Comms Staff

2022 Legislature Should Reauthorize the Qualified Target Industry (QTI) Tax Refund Program

Florida’s Flagship Economic Development Program has a Proven Track Record

There has been an ideological debate regarding economic development incentives brewing in the Legislature for several years. There are those that contend incentives are “corporate welfare”— unaccountable giveaways that do not provide intended results. Others say they are key to creating high-paying jobs and a diversified and resilient economy. Some of the criticisms of incentives are valid, but the latest casualty of this debate is hard to justify.

The Qualified Target Industry (QTI) Tax Refund Program was designed to address many of the criticisms. It is a performance-based program that refunds some of the taxes a business has already paid, but only after it is verified that the contracted requirements have been met, including the promised increase in high-wage jobs. The program is only available to the most sought-after industries with the biggest economic benefit and only those that have not yet decided to locate or expand in Florida. The program also has bipartisan legislative support, is loved by state and local economic developments agencies, and consistently outperforms expectations, with businesses creating significantly more jobs than were required. And most importantly, the program provides taxpayers with a significant return-on-investment of more than 5 to 1—producing more than $5 of additional state revenue for each dollar the state pays out in refunds. Despite this, the Qualified Target Industry Tax Refund Program has not been extended the last two legislative sessions. 

The 2013 Florida Legislature instituted a process to review the state’s economic development programs by, in part, calculating each programs’ return-on-investment (ROI). There have been three review cycles completed for the QTI Tax Refund Program, with reports issued in 2014, 2017, and 2020. The evaluations show the QTI program has provided the state with a “steady and robust” ROI. In fact, it has the highest ROI of any of the economic development programs in the three-year review cycle. The latest ROI for QTI is 5.3, meaning for every dollar of state investment (tax refunds), the state receives $5.30 in added state tax revenue (see table in report).

Florida’s economic development professionals strongly support QTI:

  • Jamal Sowell, Florida’s Secretary of Commerce and the President and CEO of Enterprise Florida, Inc. (EFI), credits QTI with playing a big role in the growth and diversification of the state’s manufacturing sector.
  • Panelists at a program held by the Florida Economic Development Council13 bemoaned the loss of QTI, saying that Florida is now “out of the game” when it comes to attracting new business from out of state and that despite Florida’s many business climate assets, it cannot compete with incentives offered by states like Texas, Tennessee, Georgia, and North Carolina.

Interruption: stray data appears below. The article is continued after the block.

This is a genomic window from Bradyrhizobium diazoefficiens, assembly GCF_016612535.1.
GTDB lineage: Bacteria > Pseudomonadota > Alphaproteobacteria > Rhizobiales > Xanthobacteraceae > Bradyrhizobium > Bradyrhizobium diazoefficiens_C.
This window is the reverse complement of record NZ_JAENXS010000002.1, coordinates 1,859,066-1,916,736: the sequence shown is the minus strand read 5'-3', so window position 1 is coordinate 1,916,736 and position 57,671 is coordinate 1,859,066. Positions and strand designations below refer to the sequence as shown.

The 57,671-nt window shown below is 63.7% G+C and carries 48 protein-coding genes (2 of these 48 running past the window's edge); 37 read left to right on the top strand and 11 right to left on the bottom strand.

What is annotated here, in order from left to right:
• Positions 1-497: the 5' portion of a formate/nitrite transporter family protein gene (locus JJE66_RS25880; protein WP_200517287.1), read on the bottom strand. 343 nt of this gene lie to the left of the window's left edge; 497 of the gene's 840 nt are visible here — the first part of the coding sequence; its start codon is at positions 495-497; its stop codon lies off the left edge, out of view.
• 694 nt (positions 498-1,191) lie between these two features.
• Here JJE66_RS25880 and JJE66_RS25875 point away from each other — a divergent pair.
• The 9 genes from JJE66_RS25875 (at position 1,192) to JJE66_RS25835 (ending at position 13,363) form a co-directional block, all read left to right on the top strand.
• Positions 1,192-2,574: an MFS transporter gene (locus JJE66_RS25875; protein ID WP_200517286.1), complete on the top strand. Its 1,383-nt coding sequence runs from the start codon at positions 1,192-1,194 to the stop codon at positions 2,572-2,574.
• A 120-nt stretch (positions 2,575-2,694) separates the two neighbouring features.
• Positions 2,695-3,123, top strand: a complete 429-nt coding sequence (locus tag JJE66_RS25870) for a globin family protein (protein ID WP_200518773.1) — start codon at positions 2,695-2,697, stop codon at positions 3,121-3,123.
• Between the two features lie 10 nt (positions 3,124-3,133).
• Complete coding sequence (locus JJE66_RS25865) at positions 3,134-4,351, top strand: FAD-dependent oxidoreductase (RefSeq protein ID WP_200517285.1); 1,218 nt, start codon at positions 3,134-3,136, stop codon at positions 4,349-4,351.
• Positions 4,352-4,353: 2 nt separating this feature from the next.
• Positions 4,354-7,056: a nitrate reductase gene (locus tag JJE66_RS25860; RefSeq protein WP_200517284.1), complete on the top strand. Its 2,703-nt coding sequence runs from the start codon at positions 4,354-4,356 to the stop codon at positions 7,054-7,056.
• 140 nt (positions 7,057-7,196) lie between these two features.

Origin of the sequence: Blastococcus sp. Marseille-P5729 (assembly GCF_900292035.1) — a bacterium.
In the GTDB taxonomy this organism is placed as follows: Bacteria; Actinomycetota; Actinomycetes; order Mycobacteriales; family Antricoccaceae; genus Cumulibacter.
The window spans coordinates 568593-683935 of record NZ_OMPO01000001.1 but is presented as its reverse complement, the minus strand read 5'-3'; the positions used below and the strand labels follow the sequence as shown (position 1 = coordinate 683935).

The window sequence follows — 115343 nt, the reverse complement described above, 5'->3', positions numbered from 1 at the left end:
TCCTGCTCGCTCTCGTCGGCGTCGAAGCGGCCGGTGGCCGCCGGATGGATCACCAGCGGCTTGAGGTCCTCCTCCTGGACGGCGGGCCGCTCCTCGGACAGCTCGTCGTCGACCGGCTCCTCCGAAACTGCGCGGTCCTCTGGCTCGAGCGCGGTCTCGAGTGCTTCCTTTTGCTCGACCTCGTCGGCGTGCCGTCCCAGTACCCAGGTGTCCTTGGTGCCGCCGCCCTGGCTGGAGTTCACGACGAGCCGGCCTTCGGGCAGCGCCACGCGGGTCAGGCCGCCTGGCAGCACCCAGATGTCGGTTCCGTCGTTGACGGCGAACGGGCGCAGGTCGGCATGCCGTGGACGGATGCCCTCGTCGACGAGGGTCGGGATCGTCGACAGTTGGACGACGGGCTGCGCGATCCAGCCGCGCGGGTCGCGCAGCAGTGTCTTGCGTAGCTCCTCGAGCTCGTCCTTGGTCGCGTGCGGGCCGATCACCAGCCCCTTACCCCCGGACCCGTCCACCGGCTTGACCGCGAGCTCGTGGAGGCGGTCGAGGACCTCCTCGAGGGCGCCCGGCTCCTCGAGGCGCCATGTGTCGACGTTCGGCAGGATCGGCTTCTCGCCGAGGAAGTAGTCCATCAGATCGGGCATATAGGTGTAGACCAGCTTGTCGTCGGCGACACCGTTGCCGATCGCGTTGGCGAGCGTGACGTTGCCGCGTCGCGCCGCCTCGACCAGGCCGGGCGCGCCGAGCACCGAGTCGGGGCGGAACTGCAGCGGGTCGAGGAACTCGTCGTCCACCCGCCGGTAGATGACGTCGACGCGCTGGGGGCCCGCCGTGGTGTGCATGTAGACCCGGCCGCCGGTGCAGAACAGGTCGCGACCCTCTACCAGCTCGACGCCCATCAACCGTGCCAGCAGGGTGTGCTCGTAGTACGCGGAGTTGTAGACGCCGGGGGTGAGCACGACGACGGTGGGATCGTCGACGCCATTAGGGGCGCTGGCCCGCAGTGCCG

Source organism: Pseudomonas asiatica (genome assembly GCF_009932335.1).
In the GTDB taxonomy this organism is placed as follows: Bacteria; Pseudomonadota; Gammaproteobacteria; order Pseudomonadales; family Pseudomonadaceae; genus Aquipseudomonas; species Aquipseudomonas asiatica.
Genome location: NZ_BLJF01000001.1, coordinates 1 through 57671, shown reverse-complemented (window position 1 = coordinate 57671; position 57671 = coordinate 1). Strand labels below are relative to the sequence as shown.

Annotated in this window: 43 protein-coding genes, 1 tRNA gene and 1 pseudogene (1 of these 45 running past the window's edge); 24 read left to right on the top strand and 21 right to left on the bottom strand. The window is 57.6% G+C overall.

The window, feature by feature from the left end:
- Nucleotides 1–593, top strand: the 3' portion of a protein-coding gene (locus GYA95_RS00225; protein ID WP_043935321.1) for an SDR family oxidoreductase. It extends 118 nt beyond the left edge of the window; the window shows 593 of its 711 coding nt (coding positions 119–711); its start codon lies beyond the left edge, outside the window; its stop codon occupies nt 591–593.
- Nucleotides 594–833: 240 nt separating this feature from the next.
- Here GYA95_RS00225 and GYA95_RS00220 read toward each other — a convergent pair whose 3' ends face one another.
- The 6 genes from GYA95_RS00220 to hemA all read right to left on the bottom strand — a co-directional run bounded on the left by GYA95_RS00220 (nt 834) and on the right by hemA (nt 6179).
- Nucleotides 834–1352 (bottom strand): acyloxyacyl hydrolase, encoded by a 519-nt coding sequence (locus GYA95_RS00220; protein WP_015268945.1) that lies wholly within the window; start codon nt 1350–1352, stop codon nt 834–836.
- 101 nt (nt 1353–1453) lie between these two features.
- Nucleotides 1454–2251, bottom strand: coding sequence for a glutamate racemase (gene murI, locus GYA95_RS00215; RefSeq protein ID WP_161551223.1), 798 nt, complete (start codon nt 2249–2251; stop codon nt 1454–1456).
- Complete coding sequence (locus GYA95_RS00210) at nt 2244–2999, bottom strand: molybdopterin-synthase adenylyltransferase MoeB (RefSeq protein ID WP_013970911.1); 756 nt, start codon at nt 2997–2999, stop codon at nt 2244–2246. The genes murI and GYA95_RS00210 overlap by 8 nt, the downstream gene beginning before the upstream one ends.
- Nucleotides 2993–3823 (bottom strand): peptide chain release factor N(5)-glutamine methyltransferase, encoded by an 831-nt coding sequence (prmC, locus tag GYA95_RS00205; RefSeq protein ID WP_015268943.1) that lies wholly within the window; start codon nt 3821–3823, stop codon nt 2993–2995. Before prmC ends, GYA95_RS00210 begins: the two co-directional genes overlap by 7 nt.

• An aerospace representative noted that one in four businesses are currently considering relocating their operations. “Florida needs to either seize this opportunity or it will pass us by,” he said. “It is a transformational time, and we need to seize the moment. This will affect Florida for decades.
  • Recently, Florida—specifically Tampa—lost two “mega projects” to North Carolina—Honeywell’s global headquarters and health care giant Centene’s massive new campus—over a million square feet of office space and more than 3,200 jobs. While there were many other factors involved, the loss of QTI likely played a role.
  • Area Development magazine publishes information on corporate site selection and relocation. In its latest survey, state and local incentives rank ninth in importance but 77 percent of corporate executives rate them as a “very important” or “important” consideration in site selection.
  • EDR performed a review of the research on site selection factors and concluded: “Survey research and professional opinions indicate that incentives are not likely to be a primary consideration in site selection. However, practitioners indicate it can be a disqualifying factor at the initial stage (a fatal flaw) and may be a deciding factor or the deciding factor at the final stage.”
  • Florida TaxWatch agrees with the Department of Economic Opportunity—” Florida has lost a heavily utilized and successful economic development tool at an inopportune time.

The competition among states in attracting businesses is fierce, Florida has many attributes that companies find attractive, but so do other states. Incentives are simply one tool in the economic development arsenal of a state government. Economic development incentives are not a substitute for the fundamentals of good economic growth, like a well-trained workforce or a good tax structure, but they cannot be ignored as a part of the overall strategy for economic development.

Overall, the QTI program was a very successful tool for Florida’s economic development and provided a significant positive return-on-investment to the state. The 2022 Legislature should reauthorize the QTI program.

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